Aix-les-Bains and Lac du Bourget

I’m back from Annecy, where I had a splendid few days cooking a Christmas dinner of roast chicken and Yorkshire pudding and taking in some local sights.

One such place was Aix-les-Bains, which I’d never visited before.  Like Annecy it sits beside a lake – Lac du Bourget – which is the largest in France, and I have heard there is some sort of local rivalry between the two towns.  Having now visited both it is clear that Annecy is the more picturesque and attracts more tourists, but the lake at Aix is nonetheless beautiful and it seems more suitable for sailing than Lake Annecy judging by the number of sailboats and small harbours dotted about.  I also found that there are several viewpoints offering spectacular views of Lac du Bourget which can be accessed by road, whereas the best views of Lake Annecy are mostly obtained by hiking on foot to the top of a mountain.  Unfortunately I didn’t have my SLR with me and so was only able to take photos with my iPhone, but I’m sure I’ll go back there before too long with a proper camera.

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11 thoughts on “Aix-les-Bains and Lac du Bourget

  1. Glad to see you back, nice photos and pleased to see you enjoyed Yorkshire puddings as part of your break.

    As a true Yorkshireman, I trust these were square. You see, all southern softies think Yorkshire puddings are little round things. Pah! Nonsense! A real Yorkshire pudding, ideally prepared in a Yorkshires range (though these days they are rare, I admit) should be done in a square or rectangular tin and cut up accordingly.

    Poky little round Yorkshire puddings… no wonder the world is going to rack and ruin…

  2. Ah, Yorkshire pud.

    Old-fashioned British cooking still gets sneered at, but my mother’s was marked by two characteristics: (i) her repertoire was small, but (ii) her standards were high. I look back on it with great fondness. We ate well, as marked by the “puppy fat” which I didn’t shed until I went to university.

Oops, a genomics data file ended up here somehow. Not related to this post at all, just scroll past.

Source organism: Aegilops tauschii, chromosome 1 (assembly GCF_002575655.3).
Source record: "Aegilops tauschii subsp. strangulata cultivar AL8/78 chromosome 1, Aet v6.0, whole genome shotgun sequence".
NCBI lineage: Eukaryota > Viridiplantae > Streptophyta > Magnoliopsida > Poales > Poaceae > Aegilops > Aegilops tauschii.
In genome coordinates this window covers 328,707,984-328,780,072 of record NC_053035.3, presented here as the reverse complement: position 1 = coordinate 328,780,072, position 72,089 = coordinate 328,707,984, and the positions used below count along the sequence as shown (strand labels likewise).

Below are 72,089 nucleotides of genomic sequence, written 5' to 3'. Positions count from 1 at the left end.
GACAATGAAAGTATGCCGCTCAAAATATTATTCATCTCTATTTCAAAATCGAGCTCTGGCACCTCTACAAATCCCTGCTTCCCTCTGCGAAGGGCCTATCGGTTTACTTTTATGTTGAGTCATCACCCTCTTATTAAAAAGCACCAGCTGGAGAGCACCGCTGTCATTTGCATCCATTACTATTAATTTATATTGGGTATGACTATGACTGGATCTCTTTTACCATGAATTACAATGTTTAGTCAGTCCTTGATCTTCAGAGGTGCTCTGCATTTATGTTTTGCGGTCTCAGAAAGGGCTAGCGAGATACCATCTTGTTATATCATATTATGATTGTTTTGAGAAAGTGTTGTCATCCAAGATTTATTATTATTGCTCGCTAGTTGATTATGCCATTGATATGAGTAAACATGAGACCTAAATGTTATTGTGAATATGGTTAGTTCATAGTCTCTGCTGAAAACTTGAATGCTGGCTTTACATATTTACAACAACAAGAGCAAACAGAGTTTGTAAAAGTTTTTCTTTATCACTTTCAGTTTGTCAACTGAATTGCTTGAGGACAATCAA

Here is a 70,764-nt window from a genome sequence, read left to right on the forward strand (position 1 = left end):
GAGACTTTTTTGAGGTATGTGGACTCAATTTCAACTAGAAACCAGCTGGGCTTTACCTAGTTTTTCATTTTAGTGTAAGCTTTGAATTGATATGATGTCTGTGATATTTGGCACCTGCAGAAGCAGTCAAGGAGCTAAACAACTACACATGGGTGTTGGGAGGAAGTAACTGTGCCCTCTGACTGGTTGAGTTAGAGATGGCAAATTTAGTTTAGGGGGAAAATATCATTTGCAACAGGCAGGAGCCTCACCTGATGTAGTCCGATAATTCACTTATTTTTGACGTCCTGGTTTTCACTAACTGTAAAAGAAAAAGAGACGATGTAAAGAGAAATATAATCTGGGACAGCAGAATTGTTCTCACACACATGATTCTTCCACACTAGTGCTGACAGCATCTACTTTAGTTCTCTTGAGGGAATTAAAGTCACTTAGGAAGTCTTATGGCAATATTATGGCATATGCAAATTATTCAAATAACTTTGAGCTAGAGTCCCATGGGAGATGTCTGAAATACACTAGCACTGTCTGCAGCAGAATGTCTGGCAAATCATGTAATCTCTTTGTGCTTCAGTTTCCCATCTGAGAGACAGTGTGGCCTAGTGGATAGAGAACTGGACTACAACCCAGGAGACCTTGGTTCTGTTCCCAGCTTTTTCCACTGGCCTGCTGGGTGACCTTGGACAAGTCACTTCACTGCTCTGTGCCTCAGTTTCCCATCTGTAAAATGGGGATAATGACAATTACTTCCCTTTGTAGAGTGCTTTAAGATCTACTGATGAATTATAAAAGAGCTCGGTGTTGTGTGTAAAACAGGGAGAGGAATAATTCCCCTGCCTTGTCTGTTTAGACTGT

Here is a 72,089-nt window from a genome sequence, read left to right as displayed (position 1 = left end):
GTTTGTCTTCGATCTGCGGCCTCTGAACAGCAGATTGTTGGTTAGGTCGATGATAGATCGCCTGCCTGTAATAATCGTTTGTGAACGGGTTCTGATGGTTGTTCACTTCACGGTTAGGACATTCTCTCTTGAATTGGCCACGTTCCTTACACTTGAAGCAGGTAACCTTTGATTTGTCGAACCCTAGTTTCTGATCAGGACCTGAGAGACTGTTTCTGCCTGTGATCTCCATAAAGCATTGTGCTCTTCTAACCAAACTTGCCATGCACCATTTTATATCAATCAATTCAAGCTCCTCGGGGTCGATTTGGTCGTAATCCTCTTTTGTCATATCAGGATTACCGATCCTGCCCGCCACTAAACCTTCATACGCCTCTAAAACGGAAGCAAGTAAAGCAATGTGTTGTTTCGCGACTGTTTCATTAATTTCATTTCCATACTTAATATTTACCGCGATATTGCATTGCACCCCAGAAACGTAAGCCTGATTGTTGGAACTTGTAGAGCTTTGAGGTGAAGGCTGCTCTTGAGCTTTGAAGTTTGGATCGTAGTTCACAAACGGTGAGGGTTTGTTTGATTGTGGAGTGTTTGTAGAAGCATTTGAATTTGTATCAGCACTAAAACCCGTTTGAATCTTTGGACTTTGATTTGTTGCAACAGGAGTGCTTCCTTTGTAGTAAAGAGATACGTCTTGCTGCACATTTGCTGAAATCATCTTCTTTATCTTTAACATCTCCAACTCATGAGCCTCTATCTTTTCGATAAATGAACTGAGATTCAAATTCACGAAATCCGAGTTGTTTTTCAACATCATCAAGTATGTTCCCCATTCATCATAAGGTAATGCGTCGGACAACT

About lakes: your French lakes I don’t know but, by golly, I am a great fan of the Italian lakes. Wunnerful.

  3. As a true Yorkshireman, I trust these were square.

    Alas no, mine were round. Probably because I made them wearing a pink tutu and listening to Celine Dion.

  4. Old-fashioned British cooking still gets sneered at, but my mother’s was marked by two characteristics: (i) her repertoire was small, but (ii) her standards were high. I look back on it with great fondness.

    My mother’s was the same, only with a large repertoire. My Dad kept all her old recipe books, which I’ve now asked for.

    About lakes: your French lakes I don’t know but, by golly, I am a great fan of the Italian lakes. Wunnerful.

    They’re not all that far apart, and both sort of Alpine-ish.

  5. Yorkshire pudding, yesterday, was made in the roasting tin. Which was large enough for the 5-rib beef roast.

    They don’t rise well in that size of tin but they taste excellent.

  6. My mother’s bigger Yorkshire puds were made in an oblong dish. Nowadays “oblong” is seldom heard or seen. So’s “seldom”.

  7. Nothing wrong with an iPhone for taking shots in fact I would go as far as saying that it is a good discipline to get into for many reasons. It forces you to get back to basics and focus on framing, exposure, depth and pattern. Plus it stops you getting lazy and avoiding exercising your creative effort by saying things like “if I had a good camera I would take some shots here”.

    Some pictures of lakes taken by my son on his iPhone on our recent holiday to the South Island.

    http://postimg.org/image/gy31tb4y9/

    http://imgur.com/1s5ZJIb

  8. Nowadays “oblong” is seldom heard or seen.

    I use “oblong” a fair bit. It’s on a par with “rectangular” and definitely better than “rectangle”.

  9. Nothing wrong with an iPhone for taking shots in fact I would go as far as saying that it is a good discipline to get into for many reasons. It forces you to get back to basics and focus on framing, exposure, depth and pattern.

    True, which is why some photography guides tell you to put the zoom lens down for a month or two and shoot only with a prime, as it forces you to get into the right positions and think more carefully about framing.

    Plus it stops you getting lazy and avoiding exercising your creative effort by saying things like “if I had a good camera I would take some shots here”.

    This is a good point, one I’d not considered. Top marks for today, Bardon.

  10. Aunt Bessies Yorkshire puddings are as good as any i have tasted,you can do a whole roast in half an hour using her other products her sweet patato mash is to die for(prepare for incoming)

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